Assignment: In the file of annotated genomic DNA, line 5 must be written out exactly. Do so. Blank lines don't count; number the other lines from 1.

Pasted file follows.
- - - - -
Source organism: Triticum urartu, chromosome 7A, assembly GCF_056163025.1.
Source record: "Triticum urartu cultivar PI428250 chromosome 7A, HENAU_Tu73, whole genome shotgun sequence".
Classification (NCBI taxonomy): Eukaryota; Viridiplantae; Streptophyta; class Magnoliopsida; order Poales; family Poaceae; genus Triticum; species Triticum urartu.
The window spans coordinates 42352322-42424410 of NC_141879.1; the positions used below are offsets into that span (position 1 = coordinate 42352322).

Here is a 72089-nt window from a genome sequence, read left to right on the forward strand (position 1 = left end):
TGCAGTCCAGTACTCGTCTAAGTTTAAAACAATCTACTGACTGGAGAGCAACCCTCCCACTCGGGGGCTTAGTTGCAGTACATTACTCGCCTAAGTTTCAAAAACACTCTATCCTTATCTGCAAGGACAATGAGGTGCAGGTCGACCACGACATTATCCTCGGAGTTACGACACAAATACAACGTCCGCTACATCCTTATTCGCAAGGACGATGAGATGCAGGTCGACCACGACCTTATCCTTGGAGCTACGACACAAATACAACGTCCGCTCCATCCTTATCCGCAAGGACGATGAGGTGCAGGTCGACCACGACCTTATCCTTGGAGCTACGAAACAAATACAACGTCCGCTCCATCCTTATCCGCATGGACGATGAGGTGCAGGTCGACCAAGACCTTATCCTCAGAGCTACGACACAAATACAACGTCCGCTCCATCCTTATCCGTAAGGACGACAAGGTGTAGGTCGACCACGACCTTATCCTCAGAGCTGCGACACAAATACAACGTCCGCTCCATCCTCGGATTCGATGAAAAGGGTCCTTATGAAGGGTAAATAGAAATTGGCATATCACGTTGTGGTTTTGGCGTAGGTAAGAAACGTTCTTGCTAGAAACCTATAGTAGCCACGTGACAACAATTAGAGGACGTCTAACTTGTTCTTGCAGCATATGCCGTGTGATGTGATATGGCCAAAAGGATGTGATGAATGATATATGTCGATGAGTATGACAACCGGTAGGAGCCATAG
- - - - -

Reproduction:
Here is a 72089-nt window from a genome sequence, read left to right on the forward strand (position 1 = left end):